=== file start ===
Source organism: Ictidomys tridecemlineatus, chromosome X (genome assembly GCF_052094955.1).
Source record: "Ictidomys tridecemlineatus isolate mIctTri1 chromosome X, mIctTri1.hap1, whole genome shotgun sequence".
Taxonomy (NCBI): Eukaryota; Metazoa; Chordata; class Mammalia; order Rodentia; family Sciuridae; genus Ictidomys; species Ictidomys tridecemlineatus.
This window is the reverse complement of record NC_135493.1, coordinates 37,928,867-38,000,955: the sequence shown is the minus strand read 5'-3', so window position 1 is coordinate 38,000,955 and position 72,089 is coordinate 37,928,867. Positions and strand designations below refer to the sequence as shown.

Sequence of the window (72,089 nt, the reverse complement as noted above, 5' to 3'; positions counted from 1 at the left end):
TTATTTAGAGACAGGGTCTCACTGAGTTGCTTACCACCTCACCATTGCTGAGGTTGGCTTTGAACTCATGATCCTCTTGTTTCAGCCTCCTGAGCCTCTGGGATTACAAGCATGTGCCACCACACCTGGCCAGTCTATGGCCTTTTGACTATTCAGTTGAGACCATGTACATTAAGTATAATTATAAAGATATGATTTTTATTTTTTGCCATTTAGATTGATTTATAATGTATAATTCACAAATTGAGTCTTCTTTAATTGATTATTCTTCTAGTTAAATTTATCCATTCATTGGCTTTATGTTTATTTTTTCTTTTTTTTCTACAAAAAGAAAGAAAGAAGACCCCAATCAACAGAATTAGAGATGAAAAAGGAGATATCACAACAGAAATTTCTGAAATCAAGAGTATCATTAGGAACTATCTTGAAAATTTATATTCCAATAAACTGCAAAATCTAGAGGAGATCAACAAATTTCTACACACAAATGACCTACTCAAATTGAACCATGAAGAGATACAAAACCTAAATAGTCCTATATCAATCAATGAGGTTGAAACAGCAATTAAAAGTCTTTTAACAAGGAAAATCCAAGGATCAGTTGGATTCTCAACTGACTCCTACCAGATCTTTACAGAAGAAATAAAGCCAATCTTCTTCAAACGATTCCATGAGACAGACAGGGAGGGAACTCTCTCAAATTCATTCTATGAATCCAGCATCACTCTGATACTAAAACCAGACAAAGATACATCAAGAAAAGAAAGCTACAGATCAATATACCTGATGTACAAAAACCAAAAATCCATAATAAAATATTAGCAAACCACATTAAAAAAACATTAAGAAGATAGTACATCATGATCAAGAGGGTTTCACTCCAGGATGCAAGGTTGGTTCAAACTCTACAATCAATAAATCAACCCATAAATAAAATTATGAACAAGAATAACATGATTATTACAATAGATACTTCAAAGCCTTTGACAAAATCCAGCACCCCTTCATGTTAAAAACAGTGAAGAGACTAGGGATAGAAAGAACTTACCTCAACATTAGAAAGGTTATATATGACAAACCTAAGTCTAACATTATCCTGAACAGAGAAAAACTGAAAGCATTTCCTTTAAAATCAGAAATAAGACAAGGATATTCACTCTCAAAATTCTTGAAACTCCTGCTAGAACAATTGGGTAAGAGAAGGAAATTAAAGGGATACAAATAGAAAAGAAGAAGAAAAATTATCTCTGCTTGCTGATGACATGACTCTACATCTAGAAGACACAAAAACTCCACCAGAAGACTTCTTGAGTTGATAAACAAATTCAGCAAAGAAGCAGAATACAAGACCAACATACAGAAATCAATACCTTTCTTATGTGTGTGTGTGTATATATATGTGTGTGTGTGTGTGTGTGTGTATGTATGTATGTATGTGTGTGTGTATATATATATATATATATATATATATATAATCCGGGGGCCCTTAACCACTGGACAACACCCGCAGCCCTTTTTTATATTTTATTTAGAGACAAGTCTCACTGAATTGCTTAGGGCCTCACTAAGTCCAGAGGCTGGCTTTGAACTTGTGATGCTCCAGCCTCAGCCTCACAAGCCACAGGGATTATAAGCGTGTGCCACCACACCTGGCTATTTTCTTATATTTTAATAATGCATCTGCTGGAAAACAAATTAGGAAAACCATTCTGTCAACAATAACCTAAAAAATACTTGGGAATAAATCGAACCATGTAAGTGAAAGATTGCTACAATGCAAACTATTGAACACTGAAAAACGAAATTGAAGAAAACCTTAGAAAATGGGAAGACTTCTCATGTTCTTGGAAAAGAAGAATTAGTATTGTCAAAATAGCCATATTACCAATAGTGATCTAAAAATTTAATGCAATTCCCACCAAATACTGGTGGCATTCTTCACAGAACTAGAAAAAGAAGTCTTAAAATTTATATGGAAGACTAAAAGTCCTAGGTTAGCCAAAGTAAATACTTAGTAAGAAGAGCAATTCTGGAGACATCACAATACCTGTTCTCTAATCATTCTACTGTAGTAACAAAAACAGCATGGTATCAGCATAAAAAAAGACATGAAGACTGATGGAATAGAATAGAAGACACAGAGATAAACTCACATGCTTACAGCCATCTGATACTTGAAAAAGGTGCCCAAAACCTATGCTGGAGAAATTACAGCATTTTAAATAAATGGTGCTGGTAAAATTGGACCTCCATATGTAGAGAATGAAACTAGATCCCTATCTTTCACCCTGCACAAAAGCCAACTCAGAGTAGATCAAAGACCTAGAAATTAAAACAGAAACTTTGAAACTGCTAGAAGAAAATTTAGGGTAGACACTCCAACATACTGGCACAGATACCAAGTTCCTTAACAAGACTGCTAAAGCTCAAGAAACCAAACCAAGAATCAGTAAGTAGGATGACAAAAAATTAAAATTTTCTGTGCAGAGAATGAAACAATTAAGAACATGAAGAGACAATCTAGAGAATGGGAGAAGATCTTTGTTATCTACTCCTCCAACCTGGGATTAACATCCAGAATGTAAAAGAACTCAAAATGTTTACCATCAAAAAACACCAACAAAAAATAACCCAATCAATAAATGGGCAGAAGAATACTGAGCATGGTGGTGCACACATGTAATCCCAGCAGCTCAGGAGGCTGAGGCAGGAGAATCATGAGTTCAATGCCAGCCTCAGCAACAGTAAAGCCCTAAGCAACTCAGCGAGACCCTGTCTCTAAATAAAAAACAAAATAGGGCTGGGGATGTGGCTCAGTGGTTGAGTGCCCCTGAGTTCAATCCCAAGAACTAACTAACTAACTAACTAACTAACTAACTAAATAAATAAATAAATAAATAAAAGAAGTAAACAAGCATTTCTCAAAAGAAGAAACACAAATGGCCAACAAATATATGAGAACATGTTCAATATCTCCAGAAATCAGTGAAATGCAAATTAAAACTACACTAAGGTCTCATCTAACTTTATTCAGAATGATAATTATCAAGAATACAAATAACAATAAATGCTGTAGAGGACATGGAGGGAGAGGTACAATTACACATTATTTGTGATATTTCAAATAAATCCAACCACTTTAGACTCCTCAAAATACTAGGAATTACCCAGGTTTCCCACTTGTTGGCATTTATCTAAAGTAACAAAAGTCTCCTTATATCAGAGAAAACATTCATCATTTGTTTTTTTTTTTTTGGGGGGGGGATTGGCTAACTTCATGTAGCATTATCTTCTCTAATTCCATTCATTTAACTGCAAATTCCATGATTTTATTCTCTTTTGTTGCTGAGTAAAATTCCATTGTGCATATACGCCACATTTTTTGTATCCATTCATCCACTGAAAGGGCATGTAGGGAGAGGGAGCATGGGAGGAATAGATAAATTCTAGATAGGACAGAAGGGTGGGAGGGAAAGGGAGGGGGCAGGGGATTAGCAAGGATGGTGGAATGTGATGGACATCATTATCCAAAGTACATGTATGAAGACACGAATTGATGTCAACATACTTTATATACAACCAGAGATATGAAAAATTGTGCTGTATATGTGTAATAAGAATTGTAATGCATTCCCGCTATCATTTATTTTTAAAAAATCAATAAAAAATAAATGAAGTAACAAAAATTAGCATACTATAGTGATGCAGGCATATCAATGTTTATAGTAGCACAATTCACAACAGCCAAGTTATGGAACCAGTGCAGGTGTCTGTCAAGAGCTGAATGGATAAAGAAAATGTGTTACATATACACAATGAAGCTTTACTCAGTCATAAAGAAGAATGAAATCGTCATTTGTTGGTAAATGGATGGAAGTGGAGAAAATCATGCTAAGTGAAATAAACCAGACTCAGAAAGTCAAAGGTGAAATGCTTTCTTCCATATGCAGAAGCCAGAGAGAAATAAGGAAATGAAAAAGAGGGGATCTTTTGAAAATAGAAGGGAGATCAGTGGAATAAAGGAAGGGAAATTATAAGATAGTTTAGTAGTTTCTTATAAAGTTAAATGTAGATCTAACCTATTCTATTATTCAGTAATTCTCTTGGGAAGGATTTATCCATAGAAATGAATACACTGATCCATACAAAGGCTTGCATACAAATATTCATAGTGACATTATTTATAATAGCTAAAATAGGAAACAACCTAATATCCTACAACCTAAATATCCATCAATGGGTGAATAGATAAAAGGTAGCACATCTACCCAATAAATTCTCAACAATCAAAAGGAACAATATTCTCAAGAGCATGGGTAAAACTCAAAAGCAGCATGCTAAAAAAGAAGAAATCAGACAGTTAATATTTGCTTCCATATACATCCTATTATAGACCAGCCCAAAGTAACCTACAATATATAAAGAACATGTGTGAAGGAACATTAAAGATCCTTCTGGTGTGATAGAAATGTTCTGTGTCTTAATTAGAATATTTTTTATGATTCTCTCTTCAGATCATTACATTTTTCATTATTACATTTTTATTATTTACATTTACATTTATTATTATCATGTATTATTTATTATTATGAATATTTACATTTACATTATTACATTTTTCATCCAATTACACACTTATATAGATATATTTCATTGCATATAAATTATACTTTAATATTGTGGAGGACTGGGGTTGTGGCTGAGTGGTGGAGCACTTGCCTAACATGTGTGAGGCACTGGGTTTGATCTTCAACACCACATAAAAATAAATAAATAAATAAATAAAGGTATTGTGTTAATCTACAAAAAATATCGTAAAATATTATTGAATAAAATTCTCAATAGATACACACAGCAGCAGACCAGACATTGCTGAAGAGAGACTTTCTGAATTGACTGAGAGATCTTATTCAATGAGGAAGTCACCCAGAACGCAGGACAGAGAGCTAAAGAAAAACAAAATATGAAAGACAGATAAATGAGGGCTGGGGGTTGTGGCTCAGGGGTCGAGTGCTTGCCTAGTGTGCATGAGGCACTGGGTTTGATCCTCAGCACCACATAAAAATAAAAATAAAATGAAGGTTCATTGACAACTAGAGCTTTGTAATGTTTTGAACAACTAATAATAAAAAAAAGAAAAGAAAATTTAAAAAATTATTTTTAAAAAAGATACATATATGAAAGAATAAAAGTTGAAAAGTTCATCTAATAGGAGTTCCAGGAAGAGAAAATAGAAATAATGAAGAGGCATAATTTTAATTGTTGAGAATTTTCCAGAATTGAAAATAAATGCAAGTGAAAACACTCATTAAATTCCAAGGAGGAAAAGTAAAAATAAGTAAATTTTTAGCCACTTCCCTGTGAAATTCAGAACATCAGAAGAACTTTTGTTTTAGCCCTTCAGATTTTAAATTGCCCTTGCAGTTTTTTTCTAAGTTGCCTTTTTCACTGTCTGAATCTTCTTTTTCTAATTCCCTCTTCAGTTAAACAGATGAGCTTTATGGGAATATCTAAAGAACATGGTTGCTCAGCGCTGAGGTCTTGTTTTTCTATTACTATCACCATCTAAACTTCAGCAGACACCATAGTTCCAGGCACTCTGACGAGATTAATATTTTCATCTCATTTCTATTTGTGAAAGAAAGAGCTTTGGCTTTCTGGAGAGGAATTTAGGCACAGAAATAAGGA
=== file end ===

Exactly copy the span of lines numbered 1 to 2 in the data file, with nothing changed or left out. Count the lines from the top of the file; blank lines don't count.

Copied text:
Source organism: Ictidomys tridecemlineatus, chromosome X (genome assembly GCF_052094955.1).
Source record: "Ictidomys tridecemlineatus isolate mIctTri1 chromosome X, mIctTri1.hap1, whole genome shotgun sequence".